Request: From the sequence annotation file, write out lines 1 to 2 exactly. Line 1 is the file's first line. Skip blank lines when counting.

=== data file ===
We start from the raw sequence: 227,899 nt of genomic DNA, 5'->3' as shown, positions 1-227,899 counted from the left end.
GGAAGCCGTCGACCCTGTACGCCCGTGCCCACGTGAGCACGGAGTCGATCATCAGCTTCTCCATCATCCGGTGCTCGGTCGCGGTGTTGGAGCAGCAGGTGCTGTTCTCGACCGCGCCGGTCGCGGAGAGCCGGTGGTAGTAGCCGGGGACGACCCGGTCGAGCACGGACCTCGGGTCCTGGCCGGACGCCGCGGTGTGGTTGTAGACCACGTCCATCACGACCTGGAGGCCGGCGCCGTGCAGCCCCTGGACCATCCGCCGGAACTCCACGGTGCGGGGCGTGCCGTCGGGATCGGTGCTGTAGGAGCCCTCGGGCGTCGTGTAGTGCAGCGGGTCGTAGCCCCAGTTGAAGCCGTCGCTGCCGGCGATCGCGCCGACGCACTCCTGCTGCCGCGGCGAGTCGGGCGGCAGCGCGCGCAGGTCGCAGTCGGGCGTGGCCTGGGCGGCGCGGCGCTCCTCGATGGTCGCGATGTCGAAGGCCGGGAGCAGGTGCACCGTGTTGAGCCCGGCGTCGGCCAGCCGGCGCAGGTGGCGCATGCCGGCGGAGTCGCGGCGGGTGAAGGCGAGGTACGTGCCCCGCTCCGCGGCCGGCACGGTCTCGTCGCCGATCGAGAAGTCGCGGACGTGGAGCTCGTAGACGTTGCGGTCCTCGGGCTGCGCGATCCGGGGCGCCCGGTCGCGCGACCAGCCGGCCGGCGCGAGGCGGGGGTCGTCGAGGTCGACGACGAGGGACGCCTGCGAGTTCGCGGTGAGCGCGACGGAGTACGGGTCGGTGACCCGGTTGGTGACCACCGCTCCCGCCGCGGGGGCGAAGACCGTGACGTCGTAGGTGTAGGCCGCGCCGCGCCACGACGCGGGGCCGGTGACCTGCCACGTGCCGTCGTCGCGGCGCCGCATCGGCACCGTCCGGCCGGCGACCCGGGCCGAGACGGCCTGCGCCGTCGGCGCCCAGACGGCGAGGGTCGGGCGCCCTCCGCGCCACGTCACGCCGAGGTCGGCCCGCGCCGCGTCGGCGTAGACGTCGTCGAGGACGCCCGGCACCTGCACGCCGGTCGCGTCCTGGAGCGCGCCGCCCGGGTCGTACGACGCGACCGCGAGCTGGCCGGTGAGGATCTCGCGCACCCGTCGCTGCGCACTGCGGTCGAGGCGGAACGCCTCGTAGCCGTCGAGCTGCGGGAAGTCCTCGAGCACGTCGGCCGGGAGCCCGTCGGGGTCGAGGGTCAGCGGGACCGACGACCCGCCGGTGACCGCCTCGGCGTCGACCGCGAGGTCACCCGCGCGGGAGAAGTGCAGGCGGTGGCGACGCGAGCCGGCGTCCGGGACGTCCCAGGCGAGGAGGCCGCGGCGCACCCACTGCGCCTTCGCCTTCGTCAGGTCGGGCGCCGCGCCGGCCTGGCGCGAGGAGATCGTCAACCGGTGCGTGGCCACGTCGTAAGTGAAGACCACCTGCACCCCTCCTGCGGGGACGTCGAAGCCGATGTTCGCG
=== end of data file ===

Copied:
We start from the raw sequence: 227,899 nt of genomic DNA, 5'->3' as shown, positions 1-227,899 counted from the left end.
GGAAGCCGTCGACCCTGTACGCCCGTGCCCACGTGAGCACGGAGTCGATCATCAGCTTCTCCATCATCCGGTGCTCGGTCGCGGTGTTGGAGCAGCAGGTGCTGTTCTCGACCGCGCCGGTCGCGGAGAGCCGGTGGTAGTAGCCGGGGACGACCCGGTCGAGCACGGACCTCGGGTCCTGGCCGGACGCCGCGGTGTGGTTGTAGACCACGTCCATCACGACCTGGAGGCCGGCGCCGTGCAGCCCCTGGACCATCCGCCGGAACTCCACGGTGCGGGGCGTGCCGTCGGGATCGGTGCTGTAGGAGCCCTCGGGCGTCGTGTAGTGCAGCGGGTCGTAGCCCCAGTTGAAGCCGTCGCTGCCGGCGATCGCGCCGACGCACTCCTGCTGCCGCGGCGAGTCGGGCGGCAGCGCGCGCAGGTCGCAGTCGGGCGTGGCCTGGGCGGCGCGGCGCTCCTCGATGGTCGCGATGTCGAAGGCCGGGAGCAGGTGCACCGTGTTGAGCCCGGCGTCGGCCAGCCGGCGCAGGTGGCGCATGCCGGCGGAGTCGCGGCGGGTGAAGGCGAGGTACGTGCCCCGCTCCGCGGCCGGCACGGTCTCGTCGCCGATCGAGAAGTCGCGGACGTGGAGCTCGTAGACGTTGCGGTCCTCGGGCTGCGCGATCCGGGGCGCCCGGTCGCGCGACCAGCCGGCCGGCGCGAGGCGGGGGTCGTCGAGGTCGACGACGAGGGACGCCTGCGAGTTCGCGGTGAGCGCGACGGAGTACGGGTCGGTGACCCGGTTGGTGACCACCGCTCCCGCCGCGGGGGCGAAGACCGTGACGTCGTAGGTGTAGGCCGCGCCGCGCCACGACGCGGGGCCGGTGACCTGCCACGTGCCGTCGTCGCGGCGCCGCATCGGCACCGTCCGGCCGGCGACCCGGGCCGAGACGGCCTGCGCCGTCGGCGCCCAGACGGCGAGGGTCGGGCGCCCTCCGCGCCACGTCACGCCGAGGTCGGCCCGCGCCGCGTCGGCGTAGACGTCGTCGAGGACGCCCGGCACCTGCACGCCGGTCGCGTCCTGGAGCGCGCCGCCCGGGTCGTACGACGCGACCGCGAGCTGGCCGGTGAGGATCTCGCGCACCCGTCGCTGCGCACTGCGGTCGAGGCGGAACGCCTCGTAGCCGTCGAGCTGCGGGAAGTCCTCGAGCACGTCGGCCGGGAGCCCGTCGGGGTCGAGGGTCAGCGGGACCGACGACCCGCCGGTGACCGCCTCGGCGTCGACCGCGAGGTCACCCGCGCGGGAGAAGTGCAGGCGGTGGCGACGCGAGCCGGCGTCCGGGACGTCCCAGGCGAGGAGGCCGCGGCGCACCCACTGCGCCTTCGCCTTCGTCAGGTCGGGCGCCGCGCCGGCCTGGCGCGAGGAGATCGTCAACCGGTGCGTGGCCACGTCGTAAGTGAAGACCACCTGCACCCCTCCTGCGGGGACGTCGAAGCCGATGTTCGCG